Growing up, I would hear multiple stories within my own family of people doing what it takes to make a living in a place they love, but also to make their work meaningful. For my parents, for example, that meant dedicating their careers to teaching.
Given the disruption to the workforce and the workplace due to COVID-19, it would be natural to think that passion takes a back seat during our recent crisis. But I was deeply motivated when I saw research from HP's Workforce Evolution Study that suggested otherwise.
Our study found that even amidst a global crisis, UK employees remain undeterred in following their passions. The disruption has spurred these empowered employees to learn new skills, bring more purpose to their work, and even start new businesses.
Workers may not have anticipated the crisis-fuelled changes in their workplace, but are now recognising it as an opportunity to create better ways to work and live. They're taking charge of their destiny during uncertain times and aligning their careers with their passions.
A new world of work
The pandemic seemingly changed everything overnight, but it's helpful to remember that the workplace was already in flux. Millennials and Generation Z, who account for over two-thirds of the UK workforce, have wholly different expectations for how, when and where we work.
For example, young professionals rely on technology for almost everything, from improving their productivity to spurring innovation. They make collaboration a priority, and they expect technology to facilitate it. They also value flexibility - in workspaces and hours. They aim to mould their work to fit with their lives and not the other way around (an approach that I think we can all learn from).
Companies like HP have been adapting to these trends for some time. The pandemic, however, sped everything up.
In the HP survey, over half of UK office workers reported that they'd honed their technology skills in the last six months. Worried about job stability, 49% have also taken the initiative to learn new hard and soft skills, from IT and digital literacy to problem-solving and stress relief. Of course, this all comes during a massive adoption of remote work, which came with stressors but also provided the flexibility that so many people crave.
Where passion meets entrepreneurship
As the crisis ushers in a new way of life, many employees have rediscovered the things that inspire and drive them. HP's research shows that people are re-evaluating what matters, and for many, that means viewing entrepreneurship as a way to fulfil their career needs.
Over a third of UK employees, for instance, said that the new skills they've recently learned had piqued their interest in starting their own business. This was especially true for millennials, with nearly half of the respondents from this generation, noting that they are more inclined to go out on their own. Given the priority that millennials and Gen Z place on purpose-driven work, their enthusiasm for entrepreneurship bodes well for us all.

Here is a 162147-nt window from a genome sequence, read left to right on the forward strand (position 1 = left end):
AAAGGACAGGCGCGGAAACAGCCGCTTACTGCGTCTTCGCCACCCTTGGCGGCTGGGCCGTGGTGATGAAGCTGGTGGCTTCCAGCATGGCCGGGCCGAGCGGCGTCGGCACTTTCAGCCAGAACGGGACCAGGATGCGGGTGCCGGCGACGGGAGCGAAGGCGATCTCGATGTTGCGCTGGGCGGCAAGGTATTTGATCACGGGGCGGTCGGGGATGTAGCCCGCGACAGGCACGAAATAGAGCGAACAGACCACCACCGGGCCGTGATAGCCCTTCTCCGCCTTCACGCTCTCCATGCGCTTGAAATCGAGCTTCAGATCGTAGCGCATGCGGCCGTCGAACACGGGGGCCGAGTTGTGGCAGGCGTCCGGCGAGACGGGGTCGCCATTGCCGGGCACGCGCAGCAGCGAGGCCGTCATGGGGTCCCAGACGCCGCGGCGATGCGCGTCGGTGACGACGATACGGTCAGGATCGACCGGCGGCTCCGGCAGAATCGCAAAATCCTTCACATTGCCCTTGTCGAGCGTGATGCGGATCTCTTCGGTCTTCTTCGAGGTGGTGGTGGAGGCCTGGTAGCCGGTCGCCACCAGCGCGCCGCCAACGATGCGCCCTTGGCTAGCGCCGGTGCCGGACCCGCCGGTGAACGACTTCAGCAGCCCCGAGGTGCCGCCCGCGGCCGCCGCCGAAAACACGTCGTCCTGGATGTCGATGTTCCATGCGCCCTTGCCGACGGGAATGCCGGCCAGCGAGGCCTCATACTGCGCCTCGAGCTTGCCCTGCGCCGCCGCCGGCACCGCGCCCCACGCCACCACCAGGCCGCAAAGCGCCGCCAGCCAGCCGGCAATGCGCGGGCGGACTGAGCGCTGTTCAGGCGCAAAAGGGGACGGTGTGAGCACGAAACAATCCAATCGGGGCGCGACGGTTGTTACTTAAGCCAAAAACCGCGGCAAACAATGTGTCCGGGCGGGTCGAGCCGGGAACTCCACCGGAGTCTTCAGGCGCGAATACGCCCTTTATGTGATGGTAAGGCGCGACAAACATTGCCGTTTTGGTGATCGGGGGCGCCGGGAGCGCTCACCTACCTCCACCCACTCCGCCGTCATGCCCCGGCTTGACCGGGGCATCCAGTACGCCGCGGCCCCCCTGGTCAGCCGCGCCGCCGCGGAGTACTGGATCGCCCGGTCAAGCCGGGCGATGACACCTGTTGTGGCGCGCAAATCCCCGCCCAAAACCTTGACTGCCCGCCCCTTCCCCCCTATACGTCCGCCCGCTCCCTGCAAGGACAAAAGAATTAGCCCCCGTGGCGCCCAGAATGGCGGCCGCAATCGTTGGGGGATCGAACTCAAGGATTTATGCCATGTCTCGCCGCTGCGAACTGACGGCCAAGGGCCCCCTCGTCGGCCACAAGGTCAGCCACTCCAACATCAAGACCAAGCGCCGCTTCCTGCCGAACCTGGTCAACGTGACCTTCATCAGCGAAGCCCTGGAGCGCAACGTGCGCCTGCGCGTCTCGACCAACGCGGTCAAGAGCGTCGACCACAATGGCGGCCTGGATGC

I've witnessed this same pursuit of purpose-driven work within my own team at HP. I'm constantly seeking ways to motivate my team members to find a passion that intersects with their professional skills, and I'm always looking for counsel from the foremost experts on that topic.
Sustaining a new world of work
Moving forward, the question is: how do we continue to cultivate this passion in a world that's seemingly filled with so much uncertainty? And how do we empower people to build skills that help them evolve their careers and launch their own companies?
There are no easy answers, but there are some good starting points. First, we need to ensure that everyone has access to the appropriate technology to further their career. For example, less than half of UK employees say they have all the supplies they need to perform their jobs.
According to HP research, in the UK, 67% of employees had to purchase supplies to work from home, spending an average of £335 out of their own pockets. Printers and upgraded Wi-Fi were among the top purchases.
I can't overstate the importance of technology access to career improvement - tech makes it possible for workers to improve their skillsets and levels the playing field for budding entrepreneurs.
Next, we must deeply understand - and accept - that the new hybridised world of work will only accelerate. I've written before about the concept of working from home, the idea that we are quickly approaching a seamless blend of our personal and professional lives, facilitated by flexible and fluid technology. We are not turning back.
Work (and life) have forever changed, and emerging leaders understand the vital need to lean into the OneLife trend in ways that are healthy, productive, and individualised for all employees.
Finally, we must provide employees with opportunities for continued learning. People must know that they can find and follow their passion at any age and at any point in their career. If these shifts are an indication, the future of work may be about more than pursuing our interests and dreams - and that seems like a very good thing.
Anneliese Olson is SVP and general manager, printing category at HP